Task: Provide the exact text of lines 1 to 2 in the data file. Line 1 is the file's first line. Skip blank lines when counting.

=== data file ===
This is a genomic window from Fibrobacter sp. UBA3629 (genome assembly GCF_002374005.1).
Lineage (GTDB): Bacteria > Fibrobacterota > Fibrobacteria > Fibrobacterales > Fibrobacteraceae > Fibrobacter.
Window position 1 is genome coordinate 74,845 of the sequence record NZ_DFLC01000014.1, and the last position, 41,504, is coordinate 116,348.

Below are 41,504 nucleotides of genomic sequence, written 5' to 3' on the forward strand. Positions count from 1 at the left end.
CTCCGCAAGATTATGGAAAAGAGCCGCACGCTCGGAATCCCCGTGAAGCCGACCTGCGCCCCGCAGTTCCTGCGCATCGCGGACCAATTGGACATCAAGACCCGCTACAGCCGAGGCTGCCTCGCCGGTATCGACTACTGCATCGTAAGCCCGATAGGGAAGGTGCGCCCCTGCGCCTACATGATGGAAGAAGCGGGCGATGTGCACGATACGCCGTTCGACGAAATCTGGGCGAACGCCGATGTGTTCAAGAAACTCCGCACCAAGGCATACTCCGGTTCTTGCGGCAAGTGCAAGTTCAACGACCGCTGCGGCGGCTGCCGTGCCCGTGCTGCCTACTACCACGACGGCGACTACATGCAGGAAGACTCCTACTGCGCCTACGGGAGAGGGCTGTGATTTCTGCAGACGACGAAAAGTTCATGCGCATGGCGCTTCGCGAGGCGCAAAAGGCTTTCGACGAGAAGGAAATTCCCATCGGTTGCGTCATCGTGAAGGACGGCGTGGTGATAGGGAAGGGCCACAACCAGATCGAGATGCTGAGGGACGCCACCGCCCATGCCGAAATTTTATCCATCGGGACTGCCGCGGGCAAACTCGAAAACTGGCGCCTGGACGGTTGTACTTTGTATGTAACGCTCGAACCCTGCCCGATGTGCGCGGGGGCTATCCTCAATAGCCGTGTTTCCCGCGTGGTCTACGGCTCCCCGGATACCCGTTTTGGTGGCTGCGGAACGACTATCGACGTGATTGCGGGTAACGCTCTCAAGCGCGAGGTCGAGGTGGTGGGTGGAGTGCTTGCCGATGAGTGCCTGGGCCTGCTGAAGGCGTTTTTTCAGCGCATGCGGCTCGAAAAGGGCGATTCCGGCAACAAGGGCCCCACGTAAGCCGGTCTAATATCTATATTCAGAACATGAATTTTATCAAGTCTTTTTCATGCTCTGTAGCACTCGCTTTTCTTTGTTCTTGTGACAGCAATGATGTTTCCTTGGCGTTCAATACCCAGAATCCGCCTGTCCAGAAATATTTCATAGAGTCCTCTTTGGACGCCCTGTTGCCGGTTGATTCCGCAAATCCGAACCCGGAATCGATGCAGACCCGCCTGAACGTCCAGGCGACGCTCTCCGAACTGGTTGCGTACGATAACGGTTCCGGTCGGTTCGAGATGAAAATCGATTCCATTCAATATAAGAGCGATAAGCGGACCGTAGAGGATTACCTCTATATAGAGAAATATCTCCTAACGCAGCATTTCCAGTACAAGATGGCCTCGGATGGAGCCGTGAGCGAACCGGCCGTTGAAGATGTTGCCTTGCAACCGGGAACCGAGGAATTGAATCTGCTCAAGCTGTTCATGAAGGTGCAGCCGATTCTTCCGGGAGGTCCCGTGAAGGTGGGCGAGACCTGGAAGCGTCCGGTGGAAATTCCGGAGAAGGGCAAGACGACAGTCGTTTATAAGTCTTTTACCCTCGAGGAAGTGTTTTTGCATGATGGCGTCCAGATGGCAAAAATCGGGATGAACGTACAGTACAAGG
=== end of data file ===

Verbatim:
This is a genomic window from Fibrobacter sp. UBA3629 (genome assembly GCF_002374005.1).
Lineage (GTDB): Bacteria > Fibrobacterota > Fibrobacteria > Fibrobacterales > Fibrobacteraceae > Fibrobacter.